Basu Chatterji: The Forgotten Champion of Middle-Class Cinema
He’s getting forgetful, doesn’t move out of his first-storey apartment in Violet Villa located in a leafier lane of Mumbai’s Santa Cruz. He can walk with a bit of support, recognises his family members and domestic helps. “But if he looks at you blankly when you visit,” says his daughter TV content producer Rupali Guha, “please don’t take it amiss. He doesn’t have Alzheimer’s, it’s just that he can’t always place faces, and has even forgotten some of his films.”
The daughter of the 87-year-old film auteur continues, “Like the other day, he saw posters of Chakravyuha (a thriller toplining Rajesh Khanna) and Safed Jhooth (a low-key comedy featuring Vinod Mehra-Amol Palekar-Vidya Sinha) and asked, ‘Did I make those films? What are those posters doing here?’ It’s his advancing age, he keeps to himself.”
Just a couple of years ago Basu Chatterji (he preferred to spell the surname with an ‘i’ instead of the customary ‘ee’) was itching to make yet another shoestring-budget film, soon after Prateeksha with Jimmy Sheirgill and Dia Mirza, seen only on Sahara TV channel, which had commissioned the project. A screenplay draft of The Window, a take on the rising spectre of communalism, alas found no takers.
Restless to stay with the camera, he’d take off to Kolkata to confect a Bengali film or two which required neither outlandish finance nor brain-curdling plots. Age no bar, he wished to tell countless stories – about the people he knows best – the middle-class buffeted by plausible crises which are overcome with honesty and humour.
No French-bearded baddies, cigarillo-puffing vamps and stunt-addicted superheroes mar his considerable oeuvre of over 40 feature films, a bunch of them in Bengali, not to forget those vintage, trend-setting TV series: Rajani (1985) showcasing the late Priya Tendulkar as a firebrand housewife and Byomkesh Bakshi (1983) following the adventures of a Sherlock Holmes-like sleuth.
Kitted in a navy blue lungi, bare-chested (unless an unfamiliar visitor was expected) and enjoying his evening quota of Scotches (“Yeh single malt valt I don’t like”), he couldn’t entertain the notion of retirement.
Basuda had shrugged in his study equipped with a state-of-the-art computer. “Since no financier seems interested in my kind of films anymore, I surf the internet. There’s so much going on.”
I wondered why he hadn’t ever agreed to an authorised autobiography. Pouring us Patialas, he laughed, “Forget it. I would have to lie through my teeth, say I’m nice and everyone has been nice to me. I’ve always hated politically correct biographies. They don’t inform readers about what they don’t know already. Who needs that?”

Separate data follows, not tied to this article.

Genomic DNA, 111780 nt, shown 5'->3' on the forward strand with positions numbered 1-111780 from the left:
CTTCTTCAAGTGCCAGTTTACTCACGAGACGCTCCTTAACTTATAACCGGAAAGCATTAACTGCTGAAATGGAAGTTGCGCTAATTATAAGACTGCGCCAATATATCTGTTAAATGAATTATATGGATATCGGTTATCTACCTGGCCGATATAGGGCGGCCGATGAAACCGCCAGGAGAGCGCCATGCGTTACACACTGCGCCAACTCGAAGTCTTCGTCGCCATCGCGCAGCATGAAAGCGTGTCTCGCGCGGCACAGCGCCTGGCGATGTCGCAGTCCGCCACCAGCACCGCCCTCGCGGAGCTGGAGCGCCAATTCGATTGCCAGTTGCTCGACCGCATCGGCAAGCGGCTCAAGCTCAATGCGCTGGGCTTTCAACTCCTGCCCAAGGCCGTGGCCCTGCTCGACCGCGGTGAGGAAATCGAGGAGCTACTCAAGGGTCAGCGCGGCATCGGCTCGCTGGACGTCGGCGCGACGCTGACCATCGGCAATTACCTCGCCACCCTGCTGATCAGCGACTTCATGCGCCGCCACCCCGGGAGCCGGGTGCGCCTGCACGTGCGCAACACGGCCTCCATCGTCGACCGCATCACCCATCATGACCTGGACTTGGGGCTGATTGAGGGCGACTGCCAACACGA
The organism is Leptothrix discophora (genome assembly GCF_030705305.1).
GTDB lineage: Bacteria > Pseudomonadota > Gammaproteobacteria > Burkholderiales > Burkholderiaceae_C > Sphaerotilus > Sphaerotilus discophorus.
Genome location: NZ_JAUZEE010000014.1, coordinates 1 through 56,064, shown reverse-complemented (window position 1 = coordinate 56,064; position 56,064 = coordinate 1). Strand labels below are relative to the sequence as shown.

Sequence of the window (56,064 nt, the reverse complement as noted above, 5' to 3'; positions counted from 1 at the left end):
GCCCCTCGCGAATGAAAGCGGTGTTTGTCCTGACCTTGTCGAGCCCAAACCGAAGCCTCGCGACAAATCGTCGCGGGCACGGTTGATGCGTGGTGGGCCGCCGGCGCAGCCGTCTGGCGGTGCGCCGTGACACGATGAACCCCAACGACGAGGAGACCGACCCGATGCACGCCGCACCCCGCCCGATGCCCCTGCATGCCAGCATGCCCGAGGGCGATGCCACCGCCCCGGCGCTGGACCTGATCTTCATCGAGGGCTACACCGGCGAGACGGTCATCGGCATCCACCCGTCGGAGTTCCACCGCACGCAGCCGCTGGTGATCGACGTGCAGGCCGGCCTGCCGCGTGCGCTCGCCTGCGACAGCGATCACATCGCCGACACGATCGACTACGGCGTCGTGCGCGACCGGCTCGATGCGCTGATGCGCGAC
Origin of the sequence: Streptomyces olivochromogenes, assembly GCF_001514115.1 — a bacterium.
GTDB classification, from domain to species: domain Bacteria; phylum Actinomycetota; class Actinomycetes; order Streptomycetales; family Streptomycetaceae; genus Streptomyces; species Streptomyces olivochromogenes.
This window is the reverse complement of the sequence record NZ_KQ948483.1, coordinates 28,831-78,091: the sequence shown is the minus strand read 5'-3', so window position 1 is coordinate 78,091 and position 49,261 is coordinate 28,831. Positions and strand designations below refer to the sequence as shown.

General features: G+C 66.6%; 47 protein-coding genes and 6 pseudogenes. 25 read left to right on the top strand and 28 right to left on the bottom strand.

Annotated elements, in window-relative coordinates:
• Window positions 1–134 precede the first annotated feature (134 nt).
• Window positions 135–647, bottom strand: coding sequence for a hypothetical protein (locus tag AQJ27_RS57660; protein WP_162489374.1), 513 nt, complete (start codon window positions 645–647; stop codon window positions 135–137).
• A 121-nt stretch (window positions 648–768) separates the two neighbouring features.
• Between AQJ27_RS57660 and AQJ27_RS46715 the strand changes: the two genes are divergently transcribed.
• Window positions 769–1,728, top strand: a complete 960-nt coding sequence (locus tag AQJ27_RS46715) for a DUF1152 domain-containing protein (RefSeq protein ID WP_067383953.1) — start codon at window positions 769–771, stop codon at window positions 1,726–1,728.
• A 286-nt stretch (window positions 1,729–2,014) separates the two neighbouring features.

On the frontline of the film society movement from the mid-1960s onwards, Basuda could surely expound on myriad subjects. Initially, he was the illustrator-and-cartoonist of the tabloid Blitz. Moreover, he had edited the seminal magazine Close-Up, dedicated to in-depth criticism.
To that, he retorted, “There was a time when cartooning didn’t have to follow a publication’s political stance. It was also a time to crusade for better cinema by exposing people to world cinema. Screenings of short films from the Oberhausen festival in Germany, a collection of Czech films and the French new wave masterpieces were jam-packed and influenced major Indian film directors. That era has gone. Today, it’s the era of downloading films from any part of the world. Cineastes don’t travel miles to see masterworks anymore – like they would for the morning shows of Satyajit Ray films at the Chitra cinema in Mumbai.”
While spearheading the Film Forum Society along with the late Arun Kaul, Chatterji began working on his debut black-and-white film Sara Akash (1969). The study of a young man’s resistance to an arranged marriage attracted praise from the mandarins.
However the film trade woke up to the director’s brand of intimate cinema which could also make cushy profits only five years later with the sleeper success of Rajnigandha (1974). Here was a feather-light romance about a woman who must choose between a mousy middle clerk and a honcho from the advertising business.
Next, in 1975-‘76 Chitchor and Chhoti Si Baat once again sided with the awkward simpleton over the suave man-about-town. Intermittently, Basuda did take on more on his plate than he could chew, resulting in the disappointing Us Paar, Tumhare Liye, Do Ladke Dono Kadke to cite random examples. Yet after the downers, the writer-director bounced back with Khatta Meetha, Baton Baton Mein, Swami, Apne Paraye and Shaukeen.
On being asked about the film closest to his heart, the response was: Jeena Yahan (1979), a barely remembered reflection on a young couple’s adjustment to urban pressures, including daily commuting and housing issues.
The champion of the middle class ethos wouldn’t watch the re-runs of his films on television though. After the third Patiala, he scratched his ears, and murmured that he would like to take off for the next Indian international film festival, be it in Goa or Thiruvananthapuram. That wished for, he clinked glasses, “Here’s to my next film – whether it happens or not. Cheers!”
That didn’t happen. Today Basu Chatterji has become forgetful and long forgotten by the movers and shakers of Bollywood.
(The writer is a film critic, filmmaker, theatre director and weekend painter.)